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S. D. Borsos, J. M. Blondeau, C. K. Hesje; Comparative in vitro Potency of Levofloxacin (Lfx) and Gatifloxacin (Gfx) Plus Benzalkonium Chloride (BAK) Against Gram-Positive (GP) Pathogens Including Methicillin-Resistant Staphylococcus aureus (MRSA). Invest. Ophthalmol. Vis. Sci. 2008;49(13):1980. doi: https://doi.org/.
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Fluoroquinolones are commonly used for treating ocular infections; however, they are not equivalent in terms of their in vitro activity against GP pathogens. Additionally, BAK has been previously shown to contribute to the in vitro potency of Gfx against GP pathogens. We compared the in vitro activity of Lfx to that of Gfx and Gfx plus BAK against GP pathogens.
Minimum inhibitory concentration (MIC) testing was based on current Clinical and Laboratory Standards recommendations. Coagulase-negative staphylococci (CNS) (n = 20), methicillin-susceptible S aureus (MSSA) (n = 20), and MRSA (n = 20) were incubated at the density of 105 CFU/mL in media containing 2-fold concentration increments of the study drugs. When present, BAK was added at concentrations from 3.125 µg/mL to 6.25 µg/mL. Following incubation under optimum conditions, the lowest drug concentration preventing growth of 50% and 90% of bacteria was recorded as the MIC50 and MIC90, respectively.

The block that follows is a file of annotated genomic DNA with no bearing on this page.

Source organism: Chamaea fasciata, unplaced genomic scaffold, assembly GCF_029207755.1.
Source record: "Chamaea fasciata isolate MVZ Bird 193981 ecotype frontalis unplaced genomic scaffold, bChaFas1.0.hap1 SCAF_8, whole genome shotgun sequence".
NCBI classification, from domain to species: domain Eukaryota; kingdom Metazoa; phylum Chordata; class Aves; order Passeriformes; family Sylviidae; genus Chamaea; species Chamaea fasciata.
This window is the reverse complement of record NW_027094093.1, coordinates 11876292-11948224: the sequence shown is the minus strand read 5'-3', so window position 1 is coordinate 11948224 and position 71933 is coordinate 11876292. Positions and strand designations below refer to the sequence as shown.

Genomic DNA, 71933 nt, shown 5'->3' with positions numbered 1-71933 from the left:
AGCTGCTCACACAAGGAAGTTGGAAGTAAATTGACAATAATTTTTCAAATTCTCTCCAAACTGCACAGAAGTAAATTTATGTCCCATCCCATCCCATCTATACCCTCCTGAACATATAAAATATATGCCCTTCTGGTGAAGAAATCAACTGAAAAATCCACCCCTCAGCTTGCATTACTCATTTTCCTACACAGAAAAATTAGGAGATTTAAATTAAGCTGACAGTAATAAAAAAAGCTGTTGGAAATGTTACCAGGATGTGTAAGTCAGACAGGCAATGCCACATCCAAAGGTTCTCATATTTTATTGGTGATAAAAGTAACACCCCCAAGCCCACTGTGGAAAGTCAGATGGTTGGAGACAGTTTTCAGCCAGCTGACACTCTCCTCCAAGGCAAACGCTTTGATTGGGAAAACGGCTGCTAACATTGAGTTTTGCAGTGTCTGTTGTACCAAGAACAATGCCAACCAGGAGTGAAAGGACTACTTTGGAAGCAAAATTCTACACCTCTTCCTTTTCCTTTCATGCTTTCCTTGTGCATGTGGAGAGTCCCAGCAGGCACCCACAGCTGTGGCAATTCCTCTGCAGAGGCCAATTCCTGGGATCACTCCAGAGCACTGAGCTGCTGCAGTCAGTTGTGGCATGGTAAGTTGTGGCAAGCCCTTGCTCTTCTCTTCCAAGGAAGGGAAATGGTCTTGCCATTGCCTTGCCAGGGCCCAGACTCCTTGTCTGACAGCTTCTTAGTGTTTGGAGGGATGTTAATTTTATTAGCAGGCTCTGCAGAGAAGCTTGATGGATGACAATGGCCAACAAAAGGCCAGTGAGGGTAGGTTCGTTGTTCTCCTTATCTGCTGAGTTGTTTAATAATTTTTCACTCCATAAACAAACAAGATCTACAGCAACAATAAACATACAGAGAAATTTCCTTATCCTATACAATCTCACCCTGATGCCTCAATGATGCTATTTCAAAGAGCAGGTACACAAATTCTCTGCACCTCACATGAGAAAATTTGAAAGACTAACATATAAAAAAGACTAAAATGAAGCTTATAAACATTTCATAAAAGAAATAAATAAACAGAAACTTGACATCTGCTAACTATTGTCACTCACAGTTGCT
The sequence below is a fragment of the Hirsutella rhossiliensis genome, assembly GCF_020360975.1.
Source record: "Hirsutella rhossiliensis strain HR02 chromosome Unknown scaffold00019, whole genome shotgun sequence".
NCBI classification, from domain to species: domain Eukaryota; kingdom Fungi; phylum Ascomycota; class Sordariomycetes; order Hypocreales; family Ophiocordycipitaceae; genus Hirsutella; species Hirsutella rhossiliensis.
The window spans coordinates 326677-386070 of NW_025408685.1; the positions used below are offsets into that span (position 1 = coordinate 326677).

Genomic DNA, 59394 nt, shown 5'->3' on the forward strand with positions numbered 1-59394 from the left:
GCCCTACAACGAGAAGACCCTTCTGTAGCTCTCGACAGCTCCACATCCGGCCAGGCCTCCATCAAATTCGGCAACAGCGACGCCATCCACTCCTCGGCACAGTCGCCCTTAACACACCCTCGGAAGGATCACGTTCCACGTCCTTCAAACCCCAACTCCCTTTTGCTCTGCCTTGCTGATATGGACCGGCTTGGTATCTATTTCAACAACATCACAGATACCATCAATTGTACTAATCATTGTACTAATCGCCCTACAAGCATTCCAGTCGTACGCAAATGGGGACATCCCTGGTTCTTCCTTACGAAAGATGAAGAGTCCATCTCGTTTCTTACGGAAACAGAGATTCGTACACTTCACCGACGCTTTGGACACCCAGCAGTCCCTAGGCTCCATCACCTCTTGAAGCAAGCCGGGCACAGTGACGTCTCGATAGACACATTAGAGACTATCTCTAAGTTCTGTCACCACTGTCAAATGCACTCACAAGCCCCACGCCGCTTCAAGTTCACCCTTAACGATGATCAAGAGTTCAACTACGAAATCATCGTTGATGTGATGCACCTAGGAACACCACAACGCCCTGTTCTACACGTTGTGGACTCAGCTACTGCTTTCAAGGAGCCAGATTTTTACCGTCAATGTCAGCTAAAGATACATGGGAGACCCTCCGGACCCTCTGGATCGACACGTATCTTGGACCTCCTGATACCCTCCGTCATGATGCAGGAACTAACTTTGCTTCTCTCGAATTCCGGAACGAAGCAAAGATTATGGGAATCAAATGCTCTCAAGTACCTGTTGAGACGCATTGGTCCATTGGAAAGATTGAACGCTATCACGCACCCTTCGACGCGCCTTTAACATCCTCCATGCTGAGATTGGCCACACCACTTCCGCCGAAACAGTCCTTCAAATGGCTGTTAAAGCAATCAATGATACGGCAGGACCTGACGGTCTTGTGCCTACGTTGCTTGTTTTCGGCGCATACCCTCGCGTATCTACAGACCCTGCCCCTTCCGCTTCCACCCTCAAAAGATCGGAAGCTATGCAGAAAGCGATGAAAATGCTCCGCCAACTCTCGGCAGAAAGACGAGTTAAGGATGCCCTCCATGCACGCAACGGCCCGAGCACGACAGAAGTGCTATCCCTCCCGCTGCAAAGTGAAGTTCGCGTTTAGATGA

The MICs of study drugs against GP pathogens are presented in the Table. Gfx had 2-4-fold lower MICs than Lfx against CNS, MSSA, and MRSA. The MICs of Gfx plus BAK were 8-2000-fold lower than those of Lfx and 4-1000-fold lower than those of Gfx alone.
Gfx plus BAK was substantially more potent than Lfx and Gfx alone against CNS, MSSA, and MRSA. These findings suggest that Zymar®, an ophthalmic solution of gatifloxacin containing BAK (50 µg/mL), is highly active against GP pathogens including multidrug-resistant strains.
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